The French and Russian team led by Philippe Biagini undertook pathological and genetic analysis of all five mummies. They were able to confirm that the older woman is the mother of  the young adult woman and the adult male. They took lung and tooth specimens from each mummy at the site (in situ). Finding iron inclusions in the lungs of the young female (mummy 2), suggested to the team that she suffered a pulmonary hemorrhage shortly before death. They don’t say how they jumped from there to screening for smallpox or what other pathogens were considered.  Oddly, they make no mention of any smallpox lesions on the mummy. (Without other bioarchaeological data, is it possible that this team only received the tooth and lung specimens, but not the remainder of the mummy?)

The DNA was divided among three labs. Three short sections of Variola  (smallpox) genome were amplified by at least two labs each. They failed to amplify long stretches of the virus, suggesting that there are no intact virons left in the mummy. Their phylogenetic analysis grouped this virus, PoxSib, with Variola but distinct from both clade 1 and clade 2. They suggest that PoxSib could be an ancestral strain to both clade 1 and clade 2 or a strain that has not been previously sampled. Biagini et al. suggest this virus may have come to Siberia with the Russian conquest in early 18th century, possibly connected with a documented outbreak in 1714. This grave comes from the same culture as previously analyzed graves that isolated the first ancient whooping cough.


Biagini, P., Thèves, C., Balaresque, P., Géraut, A., Cannet, C., Keyser, C., Nikolaeva, D., Gérard, P., Duchesne, S., Orlando, L., Willerslev, E., Alekseev, A., de Micco, P., Ludes, B., & Crubézy, E. (2012). Variola Virus in a 300-Year-Old Siberian Mummy New England Journal of Medicine, 367 (21), 2057-2059 DOI: 10.1056/NEJMc1208124 See supplemental appendix for most of the detail.

Mapping Smallpox, Malaria, and Leprosy

Contagion by Haisam Hussein of Lapham's Quarterly (Click the map to enlarge)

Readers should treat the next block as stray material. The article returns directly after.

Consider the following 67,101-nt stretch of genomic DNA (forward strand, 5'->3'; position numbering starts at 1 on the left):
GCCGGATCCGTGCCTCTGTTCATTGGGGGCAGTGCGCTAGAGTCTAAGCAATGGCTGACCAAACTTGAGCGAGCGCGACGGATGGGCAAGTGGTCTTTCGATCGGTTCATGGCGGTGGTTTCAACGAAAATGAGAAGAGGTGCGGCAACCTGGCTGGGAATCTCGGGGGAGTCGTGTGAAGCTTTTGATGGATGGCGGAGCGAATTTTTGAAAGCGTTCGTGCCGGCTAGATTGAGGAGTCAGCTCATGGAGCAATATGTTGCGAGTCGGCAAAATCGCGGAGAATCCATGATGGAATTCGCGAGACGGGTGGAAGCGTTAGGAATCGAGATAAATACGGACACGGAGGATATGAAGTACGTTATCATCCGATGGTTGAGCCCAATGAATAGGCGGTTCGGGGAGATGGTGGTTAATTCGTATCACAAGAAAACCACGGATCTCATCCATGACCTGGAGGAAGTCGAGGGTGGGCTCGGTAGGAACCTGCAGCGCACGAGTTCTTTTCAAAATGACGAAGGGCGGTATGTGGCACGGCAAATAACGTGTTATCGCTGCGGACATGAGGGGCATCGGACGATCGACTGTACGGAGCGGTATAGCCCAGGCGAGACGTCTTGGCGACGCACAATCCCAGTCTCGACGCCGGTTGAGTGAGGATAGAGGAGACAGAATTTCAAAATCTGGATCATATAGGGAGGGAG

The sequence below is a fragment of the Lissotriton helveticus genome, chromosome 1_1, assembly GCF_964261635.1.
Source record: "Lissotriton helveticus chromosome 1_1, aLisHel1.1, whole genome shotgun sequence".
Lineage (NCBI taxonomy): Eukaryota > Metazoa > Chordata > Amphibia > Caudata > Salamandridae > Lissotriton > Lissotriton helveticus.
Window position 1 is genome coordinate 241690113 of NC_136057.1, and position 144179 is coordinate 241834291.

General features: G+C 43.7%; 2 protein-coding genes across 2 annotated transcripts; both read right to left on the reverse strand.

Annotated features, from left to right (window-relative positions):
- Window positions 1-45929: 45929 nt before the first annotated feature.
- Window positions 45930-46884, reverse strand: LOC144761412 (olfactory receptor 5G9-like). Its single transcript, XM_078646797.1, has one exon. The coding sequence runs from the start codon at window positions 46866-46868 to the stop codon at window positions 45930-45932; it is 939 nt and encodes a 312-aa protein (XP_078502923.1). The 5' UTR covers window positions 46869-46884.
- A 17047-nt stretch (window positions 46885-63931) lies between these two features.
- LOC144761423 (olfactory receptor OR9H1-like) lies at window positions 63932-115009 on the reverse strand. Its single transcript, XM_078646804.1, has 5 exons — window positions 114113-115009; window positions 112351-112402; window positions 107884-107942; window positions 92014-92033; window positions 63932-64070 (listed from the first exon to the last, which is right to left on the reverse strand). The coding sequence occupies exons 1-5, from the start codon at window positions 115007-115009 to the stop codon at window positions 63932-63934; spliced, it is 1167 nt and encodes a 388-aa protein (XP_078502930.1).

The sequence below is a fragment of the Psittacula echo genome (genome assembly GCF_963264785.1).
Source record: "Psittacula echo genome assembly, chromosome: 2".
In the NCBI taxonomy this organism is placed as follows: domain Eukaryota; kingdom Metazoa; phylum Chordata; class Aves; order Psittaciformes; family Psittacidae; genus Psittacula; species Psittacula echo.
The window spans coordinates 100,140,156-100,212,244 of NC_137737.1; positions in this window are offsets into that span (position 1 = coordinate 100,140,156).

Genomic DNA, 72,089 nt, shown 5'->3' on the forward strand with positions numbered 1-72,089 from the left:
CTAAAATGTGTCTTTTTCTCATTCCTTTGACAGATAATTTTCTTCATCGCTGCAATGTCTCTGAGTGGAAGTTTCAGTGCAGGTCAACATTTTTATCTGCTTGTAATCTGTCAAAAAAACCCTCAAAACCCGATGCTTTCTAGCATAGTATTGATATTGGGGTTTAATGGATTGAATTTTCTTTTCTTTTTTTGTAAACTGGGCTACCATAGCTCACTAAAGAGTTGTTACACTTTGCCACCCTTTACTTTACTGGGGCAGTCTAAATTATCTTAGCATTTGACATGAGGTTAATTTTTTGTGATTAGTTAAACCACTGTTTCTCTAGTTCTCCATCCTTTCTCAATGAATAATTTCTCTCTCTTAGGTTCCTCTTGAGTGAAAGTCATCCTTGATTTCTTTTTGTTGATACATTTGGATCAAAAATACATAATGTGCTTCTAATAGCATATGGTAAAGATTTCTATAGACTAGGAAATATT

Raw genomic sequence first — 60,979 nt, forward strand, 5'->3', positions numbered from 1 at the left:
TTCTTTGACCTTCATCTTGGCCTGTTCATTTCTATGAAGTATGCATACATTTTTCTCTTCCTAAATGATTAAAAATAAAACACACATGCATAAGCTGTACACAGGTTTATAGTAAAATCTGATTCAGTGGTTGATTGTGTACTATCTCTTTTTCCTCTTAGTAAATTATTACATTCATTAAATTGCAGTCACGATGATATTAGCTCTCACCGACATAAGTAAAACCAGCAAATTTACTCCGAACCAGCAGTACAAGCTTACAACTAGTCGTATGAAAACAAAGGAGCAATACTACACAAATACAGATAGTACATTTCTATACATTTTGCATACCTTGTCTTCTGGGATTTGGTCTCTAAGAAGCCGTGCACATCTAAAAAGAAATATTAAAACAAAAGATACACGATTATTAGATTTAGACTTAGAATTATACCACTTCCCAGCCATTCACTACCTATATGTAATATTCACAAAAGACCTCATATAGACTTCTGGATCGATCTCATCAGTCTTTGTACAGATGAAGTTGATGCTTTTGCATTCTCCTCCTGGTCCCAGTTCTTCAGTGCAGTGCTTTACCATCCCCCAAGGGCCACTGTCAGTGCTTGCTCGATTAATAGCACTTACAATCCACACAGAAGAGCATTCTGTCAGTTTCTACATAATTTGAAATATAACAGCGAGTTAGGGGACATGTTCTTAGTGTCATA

I love looking at infection maps. Hat-tip to Michael Walsh at Germscape for finding this map. There is a lot of information on this map and unfortunately any text that might have come with it at Lapham’s Quarterly is not readily available. So we have the map to figure out without any explanation. The red arteries represent the origin of Leprosy in central Africa and the blue veins represent the origin of smallpox in northern Africa and its spread. Transmission lines for malaria are not shown; the yellow areas seem to represent modern endemic malaria. The geographic highlights either document transmission events or major steps in the study of malaria, smallpox and leprosy.

Malaria deaths in the United States, 1870 census.

At the height of its expansion, there are few places on earth that malaria did not penetrate. Today malaria is found primarily in tropical regions but that wasn’t always so. The map to the right illustrates the malarial deaths listed in the 1870 US federal census. Malaria once was endemic, at one time or another, in most of the United States east of the Mississippi River and around the Gulf of Mexico. Likewise it was endemic in parts of 19th century Britain. In temperate regions of the world it is the humans who carry the parasite through the winter and infect the spring mosquitoes. Contrary to general knowledge, most malaria in the United States dwindled long before the arrival of DDT. Improving the standard of living and eliminating unnecessary standing water are the most important ways to decrease malaria. Early American physician Benjamin Rush knew this over two centuries ago.